How does haemodialysis (kidney dialysis) work?

Written by: Dr Ravi Rajakariar
Published: | Updated: 11/12/2018
Edited by: Jay Staniland


Haemodialysis is a lifesaving dialysis treatment for patients with chronic kidney disease (CKD), which has progressed to end stage renal disease (kidney failure). Dialysis replaces the functions that normal healthy kidneys would perform, such as cleaning the blood and removing excess urine. There are two types of dialysis; haemodialysis and peritoneal, but the following is about haemodialysis.



How does a haemodialysis machine work?


During haemodialysis a dialysis machine with a filter and an artificial kidney (haemodialyser) is used to clean the blood. To achieve access to the blood and to get blood into the dialyser, a minor surgery is performed using either a fistula, graft or a catheter.

Blood is removed from the body and circulated through a fluid circuit (outside of the body), where it is cleaned using dialysate and then returned to the patient. Dialysate is a washing fluid that helps remove the unwanted waste products from the blood and helps electrolytes and minerals to reach the correct level in the body. The machine also monitors the flow of blood and sometimes releases the sound of an alarm if something needs to be checked.


What waste products are removed by haemodialysis?


All waste products from the kidney will be removed such as those found in the blood. These include urea, creatinine, potassium and extra urine that pass through the membrane, which are washed away.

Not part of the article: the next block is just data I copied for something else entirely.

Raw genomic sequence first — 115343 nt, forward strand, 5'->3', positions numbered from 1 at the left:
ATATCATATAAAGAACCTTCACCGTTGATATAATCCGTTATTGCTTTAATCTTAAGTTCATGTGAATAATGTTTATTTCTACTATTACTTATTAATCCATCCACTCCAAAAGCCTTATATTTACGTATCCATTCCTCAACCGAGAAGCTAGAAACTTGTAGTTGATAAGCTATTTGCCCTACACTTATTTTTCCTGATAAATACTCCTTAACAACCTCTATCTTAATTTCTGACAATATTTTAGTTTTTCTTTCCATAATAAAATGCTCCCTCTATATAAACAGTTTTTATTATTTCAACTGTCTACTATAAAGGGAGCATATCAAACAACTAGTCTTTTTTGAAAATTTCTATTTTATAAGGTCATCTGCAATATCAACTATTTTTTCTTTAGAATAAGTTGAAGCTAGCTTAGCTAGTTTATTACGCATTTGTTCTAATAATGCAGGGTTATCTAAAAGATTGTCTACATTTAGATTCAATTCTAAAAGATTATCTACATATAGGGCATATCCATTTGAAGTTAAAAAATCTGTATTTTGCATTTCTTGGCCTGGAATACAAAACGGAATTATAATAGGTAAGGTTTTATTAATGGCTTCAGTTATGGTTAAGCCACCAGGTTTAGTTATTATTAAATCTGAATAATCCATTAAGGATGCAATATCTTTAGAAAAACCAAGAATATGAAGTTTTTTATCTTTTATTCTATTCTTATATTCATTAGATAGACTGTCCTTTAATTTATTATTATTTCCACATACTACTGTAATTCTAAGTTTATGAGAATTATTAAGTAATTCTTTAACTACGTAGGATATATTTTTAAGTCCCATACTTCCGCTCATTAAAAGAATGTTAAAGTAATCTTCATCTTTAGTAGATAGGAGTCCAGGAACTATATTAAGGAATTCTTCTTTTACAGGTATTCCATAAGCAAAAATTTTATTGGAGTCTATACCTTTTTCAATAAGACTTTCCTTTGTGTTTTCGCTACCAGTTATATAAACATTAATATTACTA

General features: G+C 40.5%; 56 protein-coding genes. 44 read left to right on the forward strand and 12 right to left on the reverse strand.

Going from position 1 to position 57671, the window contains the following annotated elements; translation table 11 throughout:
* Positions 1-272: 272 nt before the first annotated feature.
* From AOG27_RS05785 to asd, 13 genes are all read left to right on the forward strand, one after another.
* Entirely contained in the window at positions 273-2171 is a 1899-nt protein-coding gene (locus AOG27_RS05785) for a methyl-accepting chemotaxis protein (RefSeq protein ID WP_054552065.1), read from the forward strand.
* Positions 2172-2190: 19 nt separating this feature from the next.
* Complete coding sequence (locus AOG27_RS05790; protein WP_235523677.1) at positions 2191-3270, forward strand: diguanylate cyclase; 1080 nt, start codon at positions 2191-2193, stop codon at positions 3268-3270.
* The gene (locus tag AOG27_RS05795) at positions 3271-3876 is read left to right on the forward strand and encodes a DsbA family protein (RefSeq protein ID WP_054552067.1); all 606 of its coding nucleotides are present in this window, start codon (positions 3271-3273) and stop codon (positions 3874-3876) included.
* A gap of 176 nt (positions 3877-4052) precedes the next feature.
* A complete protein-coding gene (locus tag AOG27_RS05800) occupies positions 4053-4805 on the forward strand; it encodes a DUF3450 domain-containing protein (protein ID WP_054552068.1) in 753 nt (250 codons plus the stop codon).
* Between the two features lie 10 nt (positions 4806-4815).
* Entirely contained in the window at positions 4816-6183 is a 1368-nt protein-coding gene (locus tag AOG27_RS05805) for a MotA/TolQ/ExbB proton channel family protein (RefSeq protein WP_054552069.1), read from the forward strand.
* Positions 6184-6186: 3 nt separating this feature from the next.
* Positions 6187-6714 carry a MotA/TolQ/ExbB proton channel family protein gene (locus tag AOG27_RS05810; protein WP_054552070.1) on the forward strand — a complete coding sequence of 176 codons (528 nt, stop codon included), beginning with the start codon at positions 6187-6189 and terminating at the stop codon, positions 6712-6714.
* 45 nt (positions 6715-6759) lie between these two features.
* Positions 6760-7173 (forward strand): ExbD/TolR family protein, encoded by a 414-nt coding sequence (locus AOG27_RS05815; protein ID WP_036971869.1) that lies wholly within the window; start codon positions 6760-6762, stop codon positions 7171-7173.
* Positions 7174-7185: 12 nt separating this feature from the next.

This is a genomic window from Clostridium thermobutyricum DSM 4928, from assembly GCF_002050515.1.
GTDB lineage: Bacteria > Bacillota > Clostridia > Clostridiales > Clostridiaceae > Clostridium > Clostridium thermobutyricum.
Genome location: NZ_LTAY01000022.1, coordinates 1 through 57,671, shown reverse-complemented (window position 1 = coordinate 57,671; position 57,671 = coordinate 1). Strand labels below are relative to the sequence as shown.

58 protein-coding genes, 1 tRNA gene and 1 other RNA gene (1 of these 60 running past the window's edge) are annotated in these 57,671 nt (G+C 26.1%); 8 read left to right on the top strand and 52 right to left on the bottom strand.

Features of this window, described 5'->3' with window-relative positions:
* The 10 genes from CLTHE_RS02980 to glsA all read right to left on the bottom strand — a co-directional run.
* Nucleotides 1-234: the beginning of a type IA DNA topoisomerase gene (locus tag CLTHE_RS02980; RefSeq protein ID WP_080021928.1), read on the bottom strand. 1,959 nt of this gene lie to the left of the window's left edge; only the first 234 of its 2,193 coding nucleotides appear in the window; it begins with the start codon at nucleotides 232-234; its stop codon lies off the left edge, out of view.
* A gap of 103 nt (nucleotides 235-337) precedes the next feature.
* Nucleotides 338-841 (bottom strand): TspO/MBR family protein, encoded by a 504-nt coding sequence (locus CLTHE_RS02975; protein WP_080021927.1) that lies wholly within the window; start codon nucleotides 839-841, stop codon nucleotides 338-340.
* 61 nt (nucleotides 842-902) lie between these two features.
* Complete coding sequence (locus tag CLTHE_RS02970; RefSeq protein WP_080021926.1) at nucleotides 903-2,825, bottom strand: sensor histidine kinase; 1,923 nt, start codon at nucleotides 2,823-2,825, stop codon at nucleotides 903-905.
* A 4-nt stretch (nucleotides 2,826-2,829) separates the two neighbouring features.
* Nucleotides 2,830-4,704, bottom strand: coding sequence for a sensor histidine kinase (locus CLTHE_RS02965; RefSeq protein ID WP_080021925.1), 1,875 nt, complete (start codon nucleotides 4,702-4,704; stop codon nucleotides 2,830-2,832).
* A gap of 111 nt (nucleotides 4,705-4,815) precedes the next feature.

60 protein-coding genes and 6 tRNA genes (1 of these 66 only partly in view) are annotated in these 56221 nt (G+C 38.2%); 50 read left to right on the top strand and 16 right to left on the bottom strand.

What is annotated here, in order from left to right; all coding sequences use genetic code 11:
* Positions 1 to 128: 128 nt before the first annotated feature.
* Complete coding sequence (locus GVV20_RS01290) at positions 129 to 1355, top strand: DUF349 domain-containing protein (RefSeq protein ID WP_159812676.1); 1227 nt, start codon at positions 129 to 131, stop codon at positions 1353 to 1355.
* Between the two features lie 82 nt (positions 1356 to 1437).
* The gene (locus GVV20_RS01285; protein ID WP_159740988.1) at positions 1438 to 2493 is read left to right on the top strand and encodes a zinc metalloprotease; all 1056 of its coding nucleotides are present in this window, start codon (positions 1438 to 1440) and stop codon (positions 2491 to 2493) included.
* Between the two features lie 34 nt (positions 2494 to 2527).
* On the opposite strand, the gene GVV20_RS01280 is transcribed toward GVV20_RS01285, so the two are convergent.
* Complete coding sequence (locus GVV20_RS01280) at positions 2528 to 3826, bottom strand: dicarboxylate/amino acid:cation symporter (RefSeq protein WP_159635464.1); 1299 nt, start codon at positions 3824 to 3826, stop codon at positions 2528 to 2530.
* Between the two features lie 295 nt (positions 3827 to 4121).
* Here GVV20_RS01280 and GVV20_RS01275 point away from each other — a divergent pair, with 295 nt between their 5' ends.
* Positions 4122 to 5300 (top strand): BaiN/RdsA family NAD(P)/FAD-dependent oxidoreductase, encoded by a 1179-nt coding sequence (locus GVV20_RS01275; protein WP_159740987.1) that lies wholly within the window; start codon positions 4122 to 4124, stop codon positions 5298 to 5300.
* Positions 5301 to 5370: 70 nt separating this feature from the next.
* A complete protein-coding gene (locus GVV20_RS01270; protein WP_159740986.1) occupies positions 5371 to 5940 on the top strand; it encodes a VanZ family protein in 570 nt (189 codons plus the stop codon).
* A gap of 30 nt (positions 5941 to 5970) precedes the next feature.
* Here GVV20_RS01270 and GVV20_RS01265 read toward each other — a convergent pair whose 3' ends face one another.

What are the risks of haemodialysis?


Haemodialysis is efficient in replacing some of the kidney’s lost functions but other conditions can be caused through the treatment, such as:

  • Low blood pressure
  • High blood pressure
  • Anaemia
  • Bone diseases
  • Heart palpitations
  • Fluid overload

How long does a haemodialysis procedure take?


It can take between three to four hours and is done three times a week. It can be done in a hospital or at home. If a patient decides to have the treatment at home, then the dialysis may happen four to seven times a week with shorter hours. The patient and doctor will determine the best place, depending on the medical condition of the patient.

By Dr Ravi Rajakariar

Dr Ravi Rajakariar is one of London's leading nephrologists. He practices at London Bridge Hospital, BMI Sloane Hospital, Holly Hospital and Barts Health NHS Trust specialising in clinical nephrology, hemodialysis, diabetic nephrology, nephrectonomy and proteinuria. He has been published in a range of prestigious peer-reviewed journals and forms an integral part of numerous professional bodies such as the American Society of Nephrologists and the Royal College of Physicians. He has been involved in research and teaching throughout his medical career, serving as an academic year tutor and an educational supervisor at Queen Mary University, London.

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